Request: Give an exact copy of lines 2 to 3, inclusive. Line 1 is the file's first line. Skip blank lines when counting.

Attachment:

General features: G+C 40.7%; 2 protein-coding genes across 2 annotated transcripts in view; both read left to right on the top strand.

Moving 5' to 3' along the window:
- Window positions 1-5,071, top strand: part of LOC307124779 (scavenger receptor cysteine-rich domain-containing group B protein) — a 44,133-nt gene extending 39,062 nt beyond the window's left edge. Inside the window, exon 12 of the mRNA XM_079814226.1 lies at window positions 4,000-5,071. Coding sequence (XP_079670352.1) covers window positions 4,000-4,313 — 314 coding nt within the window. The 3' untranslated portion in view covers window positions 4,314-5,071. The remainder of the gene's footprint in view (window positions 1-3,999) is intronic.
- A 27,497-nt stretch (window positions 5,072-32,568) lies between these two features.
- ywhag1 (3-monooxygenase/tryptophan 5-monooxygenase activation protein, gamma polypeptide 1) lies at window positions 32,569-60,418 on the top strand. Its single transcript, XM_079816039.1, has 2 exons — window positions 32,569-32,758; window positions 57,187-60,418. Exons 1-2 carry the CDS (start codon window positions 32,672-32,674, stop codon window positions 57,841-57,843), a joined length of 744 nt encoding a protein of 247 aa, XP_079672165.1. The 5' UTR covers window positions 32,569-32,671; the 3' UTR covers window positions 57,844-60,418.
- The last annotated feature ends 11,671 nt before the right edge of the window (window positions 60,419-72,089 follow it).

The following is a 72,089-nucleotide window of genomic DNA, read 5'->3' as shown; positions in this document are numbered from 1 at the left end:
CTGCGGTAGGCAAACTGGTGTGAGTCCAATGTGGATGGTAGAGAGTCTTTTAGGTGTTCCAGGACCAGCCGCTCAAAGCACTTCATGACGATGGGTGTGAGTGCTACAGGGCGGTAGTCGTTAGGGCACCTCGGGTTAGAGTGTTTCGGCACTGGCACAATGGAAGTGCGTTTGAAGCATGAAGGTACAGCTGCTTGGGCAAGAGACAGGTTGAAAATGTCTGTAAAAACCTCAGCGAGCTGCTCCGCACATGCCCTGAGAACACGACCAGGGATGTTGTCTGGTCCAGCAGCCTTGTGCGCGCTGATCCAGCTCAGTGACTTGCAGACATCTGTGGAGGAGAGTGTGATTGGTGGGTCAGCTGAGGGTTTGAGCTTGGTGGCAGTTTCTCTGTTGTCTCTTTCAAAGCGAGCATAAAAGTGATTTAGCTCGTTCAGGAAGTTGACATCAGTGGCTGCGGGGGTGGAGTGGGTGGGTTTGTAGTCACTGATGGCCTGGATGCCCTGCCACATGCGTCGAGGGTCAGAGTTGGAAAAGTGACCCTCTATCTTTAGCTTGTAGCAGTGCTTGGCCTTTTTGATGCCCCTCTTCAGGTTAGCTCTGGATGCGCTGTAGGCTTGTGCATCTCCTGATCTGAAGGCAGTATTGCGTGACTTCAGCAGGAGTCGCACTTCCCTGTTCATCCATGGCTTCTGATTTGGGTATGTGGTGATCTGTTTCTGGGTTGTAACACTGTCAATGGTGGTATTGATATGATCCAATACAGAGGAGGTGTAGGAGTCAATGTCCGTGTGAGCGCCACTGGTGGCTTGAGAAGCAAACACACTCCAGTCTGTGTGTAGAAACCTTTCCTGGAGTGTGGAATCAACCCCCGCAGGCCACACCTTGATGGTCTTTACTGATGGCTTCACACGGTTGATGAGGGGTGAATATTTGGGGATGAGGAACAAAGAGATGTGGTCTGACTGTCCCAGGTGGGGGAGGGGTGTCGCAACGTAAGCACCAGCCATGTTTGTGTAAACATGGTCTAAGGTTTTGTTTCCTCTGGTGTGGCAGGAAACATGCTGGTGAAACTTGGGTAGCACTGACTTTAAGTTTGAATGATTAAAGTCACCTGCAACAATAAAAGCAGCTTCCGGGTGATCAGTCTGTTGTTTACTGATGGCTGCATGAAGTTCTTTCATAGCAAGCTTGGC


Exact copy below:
Moving 5' to 3' along the window:
- Window positions 1-5,071, top strand: part of LOC307124779 (scavenger receptor cysteine-rich domain-containing group B protein) — a 44,133-nt gene extending 39,062 nt beyond the window's left edge. Inside the window, exon 12 of the mRNA XM_079814226.1 lies at window positions 4,000-5,071. Coding sequence (XP_079670352.1) covers window positions 4,000-4,313 — 314 coding nt within the window. The 3' untranslated portion in view covers window positions 4,314-5,071. The remainder of the gene's footprint in view (window positions 1-3,999) is intronic.